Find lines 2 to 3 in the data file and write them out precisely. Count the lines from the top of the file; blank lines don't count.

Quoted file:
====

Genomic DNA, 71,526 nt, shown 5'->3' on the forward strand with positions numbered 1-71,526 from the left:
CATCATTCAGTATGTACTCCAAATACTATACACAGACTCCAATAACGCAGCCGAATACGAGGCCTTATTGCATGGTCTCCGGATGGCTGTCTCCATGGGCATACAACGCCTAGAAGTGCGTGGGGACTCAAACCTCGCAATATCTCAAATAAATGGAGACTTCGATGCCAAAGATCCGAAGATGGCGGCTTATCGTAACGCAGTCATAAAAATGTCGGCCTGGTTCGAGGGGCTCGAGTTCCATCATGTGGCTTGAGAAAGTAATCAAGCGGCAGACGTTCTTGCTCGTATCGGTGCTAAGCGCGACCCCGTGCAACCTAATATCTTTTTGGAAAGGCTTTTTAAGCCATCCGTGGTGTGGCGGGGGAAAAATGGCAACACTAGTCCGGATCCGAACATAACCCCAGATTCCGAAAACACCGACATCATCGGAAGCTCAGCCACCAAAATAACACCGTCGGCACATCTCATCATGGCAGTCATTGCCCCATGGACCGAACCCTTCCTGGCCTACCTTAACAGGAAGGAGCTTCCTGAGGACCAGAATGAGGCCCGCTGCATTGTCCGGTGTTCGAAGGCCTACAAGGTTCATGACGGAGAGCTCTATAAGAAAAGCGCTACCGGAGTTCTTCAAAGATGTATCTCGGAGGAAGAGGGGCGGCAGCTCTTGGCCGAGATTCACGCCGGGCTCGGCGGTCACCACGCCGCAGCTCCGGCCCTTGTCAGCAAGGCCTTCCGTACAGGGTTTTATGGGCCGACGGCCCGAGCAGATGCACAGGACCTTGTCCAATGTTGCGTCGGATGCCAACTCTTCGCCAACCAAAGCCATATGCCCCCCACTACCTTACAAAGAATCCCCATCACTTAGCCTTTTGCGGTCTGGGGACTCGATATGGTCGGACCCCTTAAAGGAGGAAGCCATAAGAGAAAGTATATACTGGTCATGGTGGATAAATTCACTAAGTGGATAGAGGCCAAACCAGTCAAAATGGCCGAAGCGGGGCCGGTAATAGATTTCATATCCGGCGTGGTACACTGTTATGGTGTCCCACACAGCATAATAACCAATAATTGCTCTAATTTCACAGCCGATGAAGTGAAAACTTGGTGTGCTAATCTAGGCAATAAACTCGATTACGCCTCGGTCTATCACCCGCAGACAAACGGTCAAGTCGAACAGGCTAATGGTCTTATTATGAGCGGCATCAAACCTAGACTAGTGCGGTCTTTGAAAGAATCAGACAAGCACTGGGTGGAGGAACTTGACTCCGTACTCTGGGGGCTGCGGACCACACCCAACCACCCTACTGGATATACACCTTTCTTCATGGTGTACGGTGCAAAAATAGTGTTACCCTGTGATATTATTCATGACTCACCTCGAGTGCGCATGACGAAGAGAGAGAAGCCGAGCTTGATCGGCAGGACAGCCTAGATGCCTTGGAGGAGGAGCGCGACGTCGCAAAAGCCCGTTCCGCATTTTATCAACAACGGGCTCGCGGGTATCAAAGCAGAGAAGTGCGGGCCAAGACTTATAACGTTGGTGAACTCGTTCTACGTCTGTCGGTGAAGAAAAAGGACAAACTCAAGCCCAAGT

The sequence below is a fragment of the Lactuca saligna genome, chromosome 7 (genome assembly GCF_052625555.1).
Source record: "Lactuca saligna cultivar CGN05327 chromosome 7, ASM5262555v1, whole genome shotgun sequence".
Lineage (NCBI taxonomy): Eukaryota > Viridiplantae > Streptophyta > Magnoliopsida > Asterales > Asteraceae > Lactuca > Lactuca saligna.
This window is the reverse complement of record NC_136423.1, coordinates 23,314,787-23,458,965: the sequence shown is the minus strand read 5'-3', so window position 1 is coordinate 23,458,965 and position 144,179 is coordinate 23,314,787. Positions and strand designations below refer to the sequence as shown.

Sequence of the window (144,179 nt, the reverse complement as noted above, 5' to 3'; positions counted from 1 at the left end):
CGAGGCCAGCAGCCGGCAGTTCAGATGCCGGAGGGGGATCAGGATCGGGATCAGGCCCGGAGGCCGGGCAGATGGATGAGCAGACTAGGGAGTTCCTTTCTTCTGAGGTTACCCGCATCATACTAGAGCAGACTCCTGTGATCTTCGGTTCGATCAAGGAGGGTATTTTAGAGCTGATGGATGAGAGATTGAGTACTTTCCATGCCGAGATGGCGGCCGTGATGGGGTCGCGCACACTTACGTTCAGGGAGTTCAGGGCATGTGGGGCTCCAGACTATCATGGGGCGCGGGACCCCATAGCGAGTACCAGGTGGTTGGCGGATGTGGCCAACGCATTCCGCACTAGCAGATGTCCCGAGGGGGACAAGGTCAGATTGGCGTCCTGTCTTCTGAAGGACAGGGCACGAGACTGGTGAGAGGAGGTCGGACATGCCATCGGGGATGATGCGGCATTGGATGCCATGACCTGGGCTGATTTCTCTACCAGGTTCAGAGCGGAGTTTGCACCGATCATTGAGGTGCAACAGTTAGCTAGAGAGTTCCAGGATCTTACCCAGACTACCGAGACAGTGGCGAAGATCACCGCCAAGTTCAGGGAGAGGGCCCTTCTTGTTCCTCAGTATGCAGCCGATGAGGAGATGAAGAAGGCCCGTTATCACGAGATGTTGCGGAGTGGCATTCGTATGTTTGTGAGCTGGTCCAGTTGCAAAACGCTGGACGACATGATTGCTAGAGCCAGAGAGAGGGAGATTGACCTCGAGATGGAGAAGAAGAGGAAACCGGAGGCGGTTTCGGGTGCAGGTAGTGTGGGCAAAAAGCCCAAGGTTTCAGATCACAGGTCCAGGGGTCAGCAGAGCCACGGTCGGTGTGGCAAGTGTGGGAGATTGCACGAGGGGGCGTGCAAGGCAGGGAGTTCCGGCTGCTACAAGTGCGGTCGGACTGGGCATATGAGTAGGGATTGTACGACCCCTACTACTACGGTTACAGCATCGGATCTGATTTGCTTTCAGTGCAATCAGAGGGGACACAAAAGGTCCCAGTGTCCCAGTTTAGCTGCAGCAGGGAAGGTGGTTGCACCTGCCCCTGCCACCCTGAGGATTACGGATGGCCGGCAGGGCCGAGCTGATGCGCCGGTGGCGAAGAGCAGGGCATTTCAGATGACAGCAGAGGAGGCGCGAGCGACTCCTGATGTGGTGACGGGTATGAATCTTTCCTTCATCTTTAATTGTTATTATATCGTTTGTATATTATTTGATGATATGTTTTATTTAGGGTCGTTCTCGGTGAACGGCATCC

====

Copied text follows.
CATCATTCAGTATGTACTCCAAATACTATACACAGACTCCAATAACGCAGCCGAATACGAGGCCTTATTGCATGGTCTCCGGATGGCTGTCTCCATGGGCATACAACGCCTAGAAGTGCGTGGGGACTCAAACCTCGCAATATCTCAAATAAATGGAGACTTCGATGCCAAAGATCCGAAGATGGCGGCTTATCGTAACGCAGTCATAAAAATGTCGGCCTGGTTCGAGGGGCTCGAGTTCCATCATGTGGCTTGAGAAAGTAATCAAGCGGCAGACGTTCTTGCTCGTATCGGTGCTAAGCGCGACCCCGTGCAACCTAATATCTTTTTGGAAAGGCTTTTTAAGCCATCCGTGGTGTGGCGGGGGAAAAATGGCAACACTAGTCCGGATCCGAACATAACCCCAGATTCCGAAAACACCGACATCATCGGAAGCTCAGCCACCAAAATAACACCGTCGGCACATCTCATCATGGCAGTCATTGCCCCATGGACCGAACCCTTCCTGGCCTACCTTAACAGGAAGGAGCTTCCTGAGGACCAGAATGAGGCCCGCTGCATTGTCCGGTGTTCGAAGGCCTACAAGGTTCATGACGGAGAGCTCTATAAGAAAAGCGCTACCGGAGTTCTTCAAAGATGTATCTCGGAGGAAGAGGGGCGGCAGCTCTTGGCCGAGATTCACGCCGGGCTCGGCGGTCACCACGCCGCAGCTCCGGCCCTTGTCAGCAAGGCCTTCCGTACAGGGTTTTATGGGCCGACGGCCCGAGCAGATGCACAGGACCTTGTCCAATGTTGCGTCGGATGCCAACTCTTCGCCAACCAAAGCCATATGCCCCCCACTACCTTACAAAGAATCCCCATCACTTAGCCTTTTGCGGTCTGGGGACTCGATATGGTCGGACCCCTTAAAGGAGGAAGCCATAAGAGAAAGTATATACTGGTCATGGTGGATAAATTCACTAAGTGGATAGAGGCCAAACCAGTCAAAATGGCCGAAGCGGGGCCGGTAATAGATTTCATATCCGGCGTGGTACACTGTTATGGTGTCCCACACAGCATAATAACCAATAATTGCTCTAATTTCACAGCCGATGAAGTGAAAACTTGGTGTGCTAATCTAGGCAATAAACTCGATTACGCCTCGGTCTATCACCCGCAGACAAACGGTCAAGTCGAACAGGCTAATGGTCTTATTATGAGCGGCATCAAACCTAGACTAGTGCGGTCTTTGAAAGAATCAGACAAGCACTGGGTGGAGGAACTTGACTCCGTACTCTGGGGGCTGCGGACCACACCCAACCACCCTACTGGATATACACCTTTCTTCATGGTGTACGGTGCAAAAATAGTGTTACCCTGTGATATTATTCATGACTCACCTCGAGTGCGCATGACGAAGAGAGAGAAGCCGAGCTTGATCGGCAGGACAGCCTAGATGCCTTGGAGGAGGAGCGCGACGTCGCAAAAGCCCGTTCCGCATTTTATCAACAACGGGCTCGCGGGTATCAAAGCAGAGAAGTGCGGGCCAAGACTTATAACGTTGGTGAACTCGTTCTACGTCTGTCGGTGAAGAAAAAGGACAAACTCAAGCCCAAGT

The sequence below is a fragment of the Lactuca saligna genome, chromosome 7 (genome assembly GCF_052625555.1).